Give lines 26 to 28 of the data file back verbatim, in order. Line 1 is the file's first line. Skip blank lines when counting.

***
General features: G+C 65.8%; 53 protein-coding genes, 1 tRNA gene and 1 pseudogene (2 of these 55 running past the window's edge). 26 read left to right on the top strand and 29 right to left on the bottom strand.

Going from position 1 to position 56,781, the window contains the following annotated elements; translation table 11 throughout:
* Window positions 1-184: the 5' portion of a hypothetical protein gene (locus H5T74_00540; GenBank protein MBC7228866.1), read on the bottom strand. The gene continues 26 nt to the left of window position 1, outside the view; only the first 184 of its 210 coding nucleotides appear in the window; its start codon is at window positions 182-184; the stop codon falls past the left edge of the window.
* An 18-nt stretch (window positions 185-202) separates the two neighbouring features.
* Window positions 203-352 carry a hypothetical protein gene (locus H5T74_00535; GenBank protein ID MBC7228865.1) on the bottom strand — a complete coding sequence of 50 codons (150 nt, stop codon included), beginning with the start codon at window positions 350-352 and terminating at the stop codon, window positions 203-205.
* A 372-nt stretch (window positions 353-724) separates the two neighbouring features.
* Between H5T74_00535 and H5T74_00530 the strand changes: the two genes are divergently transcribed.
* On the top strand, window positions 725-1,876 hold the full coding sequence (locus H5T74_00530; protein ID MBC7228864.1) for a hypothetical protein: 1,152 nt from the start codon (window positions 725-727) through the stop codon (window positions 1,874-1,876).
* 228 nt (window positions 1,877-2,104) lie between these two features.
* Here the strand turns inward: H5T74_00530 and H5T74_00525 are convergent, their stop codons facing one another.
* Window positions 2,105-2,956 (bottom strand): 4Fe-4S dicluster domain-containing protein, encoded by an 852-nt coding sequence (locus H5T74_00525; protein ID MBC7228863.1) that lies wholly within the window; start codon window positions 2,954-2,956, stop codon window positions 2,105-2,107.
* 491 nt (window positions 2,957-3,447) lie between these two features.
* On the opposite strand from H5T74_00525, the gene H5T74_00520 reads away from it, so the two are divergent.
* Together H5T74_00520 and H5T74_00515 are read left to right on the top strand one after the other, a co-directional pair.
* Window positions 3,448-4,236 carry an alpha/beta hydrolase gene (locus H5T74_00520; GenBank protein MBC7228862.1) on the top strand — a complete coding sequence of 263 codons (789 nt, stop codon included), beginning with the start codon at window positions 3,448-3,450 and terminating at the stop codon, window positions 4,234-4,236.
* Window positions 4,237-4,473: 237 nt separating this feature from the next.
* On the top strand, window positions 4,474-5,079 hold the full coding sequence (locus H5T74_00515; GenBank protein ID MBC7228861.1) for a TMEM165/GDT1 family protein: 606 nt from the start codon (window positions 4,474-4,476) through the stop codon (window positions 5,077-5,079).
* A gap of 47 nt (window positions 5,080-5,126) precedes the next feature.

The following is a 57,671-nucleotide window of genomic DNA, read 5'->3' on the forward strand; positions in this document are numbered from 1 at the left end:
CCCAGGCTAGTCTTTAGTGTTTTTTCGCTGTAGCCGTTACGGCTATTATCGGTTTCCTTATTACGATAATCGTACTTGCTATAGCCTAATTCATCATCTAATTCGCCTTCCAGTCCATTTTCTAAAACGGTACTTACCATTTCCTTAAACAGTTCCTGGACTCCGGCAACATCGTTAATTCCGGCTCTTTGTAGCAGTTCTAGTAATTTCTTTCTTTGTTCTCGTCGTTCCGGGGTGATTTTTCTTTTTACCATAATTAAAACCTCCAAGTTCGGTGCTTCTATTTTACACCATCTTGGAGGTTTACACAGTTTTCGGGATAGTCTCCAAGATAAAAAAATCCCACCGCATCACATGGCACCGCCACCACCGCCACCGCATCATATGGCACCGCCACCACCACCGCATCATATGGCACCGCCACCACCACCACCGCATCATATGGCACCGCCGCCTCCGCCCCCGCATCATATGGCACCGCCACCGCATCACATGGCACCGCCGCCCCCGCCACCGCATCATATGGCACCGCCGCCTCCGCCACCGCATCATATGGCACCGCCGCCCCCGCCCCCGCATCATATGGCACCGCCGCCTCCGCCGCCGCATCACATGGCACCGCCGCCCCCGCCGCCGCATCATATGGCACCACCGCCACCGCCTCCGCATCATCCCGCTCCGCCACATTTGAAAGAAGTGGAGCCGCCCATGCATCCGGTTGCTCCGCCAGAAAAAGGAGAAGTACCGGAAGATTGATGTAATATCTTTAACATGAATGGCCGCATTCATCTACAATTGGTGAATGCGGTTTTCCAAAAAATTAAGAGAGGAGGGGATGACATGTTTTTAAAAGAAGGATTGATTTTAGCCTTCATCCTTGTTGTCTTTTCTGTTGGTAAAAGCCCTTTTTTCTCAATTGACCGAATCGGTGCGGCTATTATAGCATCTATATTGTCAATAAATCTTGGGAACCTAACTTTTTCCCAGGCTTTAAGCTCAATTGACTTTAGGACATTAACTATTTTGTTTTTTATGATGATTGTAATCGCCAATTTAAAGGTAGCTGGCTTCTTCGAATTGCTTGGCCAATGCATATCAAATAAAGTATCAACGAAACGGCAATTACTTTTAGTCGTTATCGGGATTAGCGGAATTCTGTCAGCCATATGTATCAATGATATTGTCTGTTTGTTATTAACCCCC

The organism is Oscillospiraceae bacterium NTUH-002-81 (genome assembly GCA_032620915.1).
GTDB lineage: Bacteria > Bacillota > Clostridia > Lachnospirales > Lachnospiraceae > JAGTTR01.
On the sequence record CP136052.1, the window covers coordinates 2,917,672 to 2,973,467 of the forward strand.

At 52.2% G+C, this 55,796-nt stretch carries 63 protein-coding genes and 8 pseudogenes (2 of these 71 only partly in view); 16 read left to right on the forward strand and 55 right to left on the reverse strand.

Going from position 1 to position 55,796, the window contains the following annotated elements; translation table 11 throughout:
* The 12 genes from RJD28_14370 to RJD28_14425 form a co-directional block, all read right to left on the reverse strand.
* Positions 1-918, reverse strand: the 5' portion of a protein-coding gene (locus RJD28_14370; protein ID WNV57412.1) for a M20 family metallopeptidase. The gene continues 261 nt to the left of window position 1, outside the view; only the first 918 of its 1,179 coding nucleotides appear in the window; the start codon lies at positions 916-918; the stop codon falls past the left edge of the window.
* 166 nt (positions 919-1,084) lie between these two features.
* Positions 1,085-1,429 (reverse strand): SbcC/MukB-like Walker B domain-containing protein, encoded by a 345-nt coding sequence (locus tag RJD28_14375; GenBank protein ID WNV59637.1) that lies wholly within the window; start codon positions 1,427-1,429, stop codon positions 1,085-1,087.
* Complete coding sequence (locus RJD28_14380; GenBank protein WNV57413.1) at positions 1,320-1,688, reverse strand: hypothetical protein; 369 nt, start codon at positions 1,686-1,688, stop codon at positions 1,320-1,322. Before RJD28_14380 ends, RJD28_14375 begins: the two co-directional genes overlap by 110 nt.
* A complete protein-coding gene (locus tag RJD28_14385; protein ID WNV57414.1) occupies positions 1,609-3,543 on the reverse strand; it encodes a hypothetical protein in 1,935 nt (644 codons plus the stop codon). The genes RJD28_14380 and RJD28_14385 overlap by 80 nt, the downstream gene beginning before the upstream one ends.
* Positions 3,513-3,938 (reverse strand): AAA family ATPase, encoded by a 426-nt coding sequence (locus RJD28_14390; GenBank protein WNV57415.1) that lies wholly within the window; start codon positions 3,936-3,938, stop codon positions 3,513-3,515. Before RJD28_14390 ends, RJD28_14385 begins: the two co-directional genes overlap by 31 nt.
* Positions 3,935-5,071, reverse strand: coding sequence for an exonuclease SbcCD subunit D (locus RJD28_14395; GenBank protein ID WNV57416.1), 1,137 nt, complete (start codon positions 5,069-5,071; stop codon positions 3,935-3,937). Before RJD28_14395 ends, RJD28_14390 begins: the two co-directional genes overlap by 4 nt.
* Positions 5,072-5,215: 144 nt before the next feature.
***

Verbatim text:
* The 12 genes from RJD28_14370 to RJD28_14425 form a co-directional block, all read right to left on the reverse strand.
* Positions 1-918, reverse strand: the 5' portion of a protein-coding gene (locus RJD28_14370; protein ID WNV57412.1) for a M20 family metallopeptidase. The gene continues 261 nt to the left of window position 1, outside the view; only the first 918 of its 1,179 coding nucleotides appear in the window; the start codon lies at positions 916-918; the stop codon falls past the left edge of the window.
* 166 nt (positions 919-1,084) lie between these two features.